The Tower: August 1, 1966

The Texas Story Project.

Photograph from UT Tower
Photo taken by Forrest Preece in 2007 from the deck of the UT Tower. The viewpoint is that of the sniper and the circle indicates Preece's location on August 1, 1966.

I understand that there is a course at UT now about perception of the incident and the image of the tower in public memory. Yet, the fact is, I cannot even get a glimpse of the Tower without the memory of that day flooding over me. As a lifelong Austin resident, I resent this fact.

My whole childhood, I was full of the expectation of one day being a University of Texas student and enjoying my classes there. Before the incident, the Tower was a symbol of hope and aspiration for me. But ever since 8-1-66, I can't get anywhere close to campus without thinking about the choice the gunman made to shoot Harry Walchuk and not me or one of my pals who were standing by me. Once, my mother told me that as she was laying there in her hospital room after giving me birth at the old Seton Hospital (26th and Rio Grande), she mused that her son was born in the shadow of the UT Tower. How ironic that the existence of that tower almost cost me my life twenty years later.

Style point— I refuse to type the sniper's name.

Has this experience affected my life? Yes. Scarcely a day goes by when I don't think about the incident. It's also made me appreciate what I was given through sheer luck that day— a second chance to get out there and make something out of myself. All I know is that the randomness of the universe landed in my favor that day.

I shot the photograph shown here on April 1, 2007 from the west side of the University of Texas tower's observation deck. This was the first time I had visited the deck since prior to August 1, 1966, when a sniper rained down a withering fire of bullets from the vantage point shown in this photo. The white air conditioning unit on the roof in middle of this photograph probably saved my life. On August 1st, 1966 at 11:55 a.m., along with two of my Longhorn Band friends, I was standing on the sidewalk just under the black sign with white letters that reads Wish. In 1966, the entire ground level area under the signs Wish and Austin's Pizza in the photograph was one large drug store/soda fountain-cafe called Renfro's Rexall Drug Store. This is where I met my pals for lunch every school day that semester.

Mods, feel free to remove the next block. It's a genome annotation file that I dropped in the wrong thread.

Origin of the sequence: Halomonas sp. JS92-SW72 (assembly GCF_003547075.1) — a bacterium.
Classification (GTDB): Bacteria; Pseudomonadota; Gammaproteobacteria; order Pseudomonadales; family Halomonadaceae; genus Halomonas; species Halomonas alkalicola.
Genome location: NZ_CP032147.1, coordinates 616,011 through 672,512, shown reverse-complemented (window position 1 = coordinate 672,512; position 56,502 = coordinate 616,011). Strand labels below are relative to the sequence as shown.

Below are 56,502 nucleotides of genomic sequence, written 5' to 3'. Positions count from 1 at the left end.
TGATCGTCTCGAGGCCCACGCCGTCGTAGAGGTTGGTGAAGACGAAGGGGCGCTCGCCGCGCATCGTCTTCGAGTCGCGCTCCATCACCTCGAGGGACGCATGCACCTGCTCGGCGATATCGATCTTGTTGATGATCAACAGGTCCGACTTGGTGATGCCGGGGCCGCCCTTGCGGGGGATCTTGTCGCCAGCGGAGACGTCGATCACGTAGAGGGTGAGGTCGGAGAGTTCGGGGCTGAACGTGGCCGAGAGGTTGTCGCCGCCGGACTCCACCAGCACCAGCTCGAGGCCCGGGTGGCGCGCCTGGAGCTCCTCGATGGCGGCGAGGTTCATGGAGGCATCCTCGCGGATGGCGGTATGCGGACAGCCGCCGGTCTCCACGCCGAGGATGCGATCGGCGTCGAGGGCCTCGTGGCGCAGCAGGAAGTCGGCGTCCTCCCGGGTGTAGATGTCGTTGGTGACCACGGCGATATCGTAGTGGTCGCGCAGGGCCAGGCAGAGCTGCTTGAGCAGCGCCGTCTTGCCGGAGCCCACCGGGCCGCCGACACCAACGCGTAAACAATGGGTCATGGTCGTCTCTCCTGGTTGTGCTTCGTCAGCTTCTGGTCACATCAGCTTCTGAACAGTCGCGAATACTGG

Every year, when August approaches, I start trying to forget the thing, but as any rational person knows, when you try to forget something, you just end up thinking about it more. That day started out in the midst of one of the better times of my life. I had just turned twenty and I was in a couple of interesting summer school classes. Another football season was coming up and I was looking forward to what I knew would be my last year playing in the Longhorn Band. To top things off, I had just been told that I had been accepted for a plum job in the advertising department at the University Co-op. In short, I was on top of the world.

My daily schedule that year included meeting two of my band buddies for lunch at the Rexall Drug Store on the Drag (Guadalupe Street), right across from the Student Union Building at 11:20 or so. We'd sit there in the soda fountain, have burgers and solve the problems of the world. Then at 11:45 or so, we'd split for our afternoon classes. I tried to time things so I'd be in the middle of the Main Mall at 11:50, because I knew that a girl I was interested in would be coming the opposite way at that time. For some reason our lunch conversation went on longer than usual that day. When we walked up to the cash register to pay, the cashier told us, "You guys better not go out there. Somebody's shooting a gun." Of course, our reaction was, "Oh yeah, right."

After absorbing that admonition, we barged right out the door anyway and stood there in front of the drug store looking south down the Drag. Then we heard a rapid succession of snaps in the distance. To be honest, they were so faint that we instantly agreed that they were firecrackers. Just then, an earsplitting cracking sound rang out and I felt a rush of something violent going past my right ear. I am not exaggerating when I say that I almost felt the shot's heat. Then a woman let out a B-movie scream. Instantly, we scurried back inside the drug store. That ear-splitting shot that we heard was the one that took the life of Harry Walchuk, a 38-year old veteran with six children. He had been standing in the entrance of this little hole-in-the-wall newsstand right by the drug store, asking about a magazine, making a stationary target.